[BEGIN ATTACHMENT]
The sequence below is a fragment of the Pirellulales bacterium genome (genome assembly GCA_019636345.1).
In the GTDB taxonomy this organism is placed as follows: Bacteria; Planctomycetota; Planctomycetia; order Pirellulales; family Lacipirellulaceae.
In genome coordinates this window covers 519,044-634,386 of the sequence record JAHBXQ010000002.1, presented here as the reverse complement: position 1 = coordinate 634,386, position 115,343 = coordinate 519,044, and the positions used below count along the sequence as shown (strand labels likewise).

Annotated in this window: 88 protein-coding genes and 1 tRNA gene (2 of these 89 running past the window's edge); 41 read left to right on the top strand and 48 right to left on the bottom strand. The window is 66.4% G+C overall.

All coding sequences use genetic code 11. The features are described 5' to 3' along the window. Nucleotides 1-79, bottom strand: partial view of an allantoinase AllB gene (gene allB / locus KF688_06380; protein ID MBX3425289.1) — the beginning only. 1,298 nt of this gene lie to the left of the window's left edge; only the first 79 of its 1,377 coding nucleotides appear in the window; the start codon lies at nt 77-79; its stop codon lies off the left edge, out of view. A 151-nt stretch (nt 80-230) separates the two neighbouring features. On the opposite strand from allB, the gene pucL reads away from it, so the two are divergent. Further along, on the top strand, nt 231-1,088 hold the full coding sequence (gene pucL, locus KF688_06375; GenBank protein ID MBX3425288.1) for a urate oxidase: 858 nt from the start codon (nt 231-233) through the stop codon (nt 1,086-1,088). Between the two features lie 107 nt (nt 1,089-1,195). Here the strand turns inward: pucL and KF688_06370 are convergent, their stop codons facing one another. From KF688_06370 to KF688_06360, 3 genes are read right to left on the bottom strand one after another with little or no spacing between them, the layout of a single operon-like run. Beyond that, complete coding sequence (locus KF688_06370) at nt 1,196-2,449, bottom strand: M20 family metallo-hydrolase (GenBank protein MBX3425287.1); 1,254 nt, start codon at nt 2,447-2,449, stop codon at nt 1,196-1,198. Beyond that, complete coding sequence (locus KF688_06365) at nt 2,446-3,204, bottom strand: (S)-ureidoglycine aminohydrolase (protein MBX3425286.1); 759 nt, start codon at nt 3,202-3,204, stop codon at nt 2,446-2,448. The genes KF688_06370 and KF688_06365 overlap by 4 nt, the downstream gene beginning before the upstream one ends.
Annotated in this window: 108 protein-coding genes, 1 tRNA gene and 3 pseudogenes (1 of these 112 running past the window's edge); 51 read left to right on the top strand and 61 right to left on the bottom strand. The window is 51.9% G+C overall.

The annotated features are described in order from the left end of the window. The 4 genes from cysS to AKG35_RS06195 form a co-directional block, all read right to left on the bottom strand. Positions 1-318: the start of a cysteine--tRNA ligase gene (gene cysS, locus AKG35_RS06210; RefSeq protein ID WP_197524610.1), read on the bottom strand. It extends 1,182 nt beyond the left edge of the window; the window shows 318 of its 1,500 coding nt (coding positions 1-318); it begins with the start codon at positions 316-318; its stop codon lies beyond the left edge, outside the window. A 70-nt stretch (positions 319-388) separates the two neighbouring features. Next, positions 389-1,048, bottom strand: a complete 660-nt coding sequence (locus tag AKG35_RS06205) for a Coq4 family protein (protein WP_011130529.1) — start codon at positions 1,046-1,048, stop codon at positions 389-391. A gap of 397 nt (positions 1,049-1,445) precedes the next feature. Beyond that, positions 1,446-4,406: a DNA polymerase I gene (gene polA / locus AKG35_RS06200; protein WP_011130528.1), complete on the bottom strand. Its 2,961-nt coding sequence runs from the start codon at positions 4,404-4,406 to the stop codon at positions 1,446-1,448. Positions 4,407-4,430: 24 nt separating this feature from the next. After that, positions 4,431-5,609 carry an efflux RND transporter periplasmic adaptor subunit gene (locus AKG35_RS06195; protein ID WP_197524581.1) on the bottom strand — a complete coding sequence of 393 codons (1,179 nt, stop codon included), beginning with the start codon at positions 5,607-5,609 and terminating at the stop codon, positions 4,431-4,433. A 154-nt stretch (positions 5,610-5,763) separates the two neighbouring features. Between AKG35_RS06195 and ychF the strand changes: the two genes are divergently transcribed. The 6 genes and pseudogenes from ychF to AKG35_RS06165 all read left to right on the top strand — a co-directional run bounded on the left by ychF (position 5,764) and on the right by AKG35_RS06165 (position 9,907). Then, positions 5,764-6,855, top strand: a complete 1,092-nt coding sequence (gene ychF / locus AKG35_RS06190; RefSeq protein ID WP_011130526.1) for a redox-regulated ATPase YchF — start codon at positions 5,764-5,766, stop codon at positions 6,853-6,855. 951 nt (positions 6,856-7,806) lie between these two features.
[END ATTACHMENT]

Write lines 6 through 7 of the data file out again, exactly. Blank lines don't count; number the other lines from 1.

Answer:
Annotated in this window: 108 protein-coding genes, 1 tRNA gene and 3 pseudogenes (1 of these 112 running past the window's edge); 51 read left to right on the top strand and 61 right to left on the bottom strand. The window is 51.9% G+C overall.

The annotated features are described in order from the left end of the window. The 4 genes from cysS to AKG35_RS06195 form a co-directional block, all read right to left on the bottom strand. Positions 1-318: the start of a cysteine--tRNA ligase gene (gene cysS, locus AKG35_RS06210; RefSeq protein ID WP_197524610.1), read on the bottom strand. It extends 1,182 nt beyond the left edge of the window; the window shows 318 of its 1,500 coding nt (coding positions 1-318); it begins with the start codon at positions 316-318; its stop codon lies beyond the left edge, outside the window. A 70-nt stretch (positions 319-388) separates the two neighbouring features. Next, positions 389-1,048, bottom strand: a complete 660-nt coding sequence (locus tag AKG35_RS06205) for a Coq4 family protein (protein WP_011130529.1) — start codon at positions 1,046-1,048, stop codon at positions 389-391. A gap of 397 nt (positions 1,049-1,445) precedes the next feature. Beyond that, positions 1,446-4,406: a DNA polymerase I gene (gene polA / locus AKG35_RS06200; protein WP_011130528.1), complete on the bottom strand. Its 2,961-nt coding sequence runs from the start codon at positions 4,404-4,406 to the stop codon at positions 1,446-1,448. Positions 4,407-4,430: 24 nt separating this feature from the next. After that, positions 4,431-5,609 carry an efflux RND transporter periplasmic adaptor subunit gene (locus AKG35_RS06195; protein ID WP_197524581.1) on the bottom strand — a complete coding sequence of 393 codons (1,179 nt, stop codon included), beginning with the start codon at positions 5,607-5,609 and terminating at the stop codon, positions 4,431-4,433. A 154-nt stretch (positions 5,610-5,763) separates the two neighbouring features. Between AKG35_RS06195 and ychF the strand changes: the two genes are divergently transcribed. The 6 genes and pseudogenes from ychF to AKG35_RS06165 all read left to right on the top strand — a co-directional run bounded on the left by ychF (position 5,764) and on the right by AKG35_RS06165 (position 9,907). Then, positions 5,764-6,855, top strand: a complete 1,092-nt coding sequence (gene ychF / locus AKG35_RS06190; RefSeq protein ID WP_011130526.1) for a redox-regulated ATPase YchF — start codon at positions 5,764-5,766, stop codon at positions 6,853-6,855. 951 nt (positions 6,856-7,806) lie between these two features.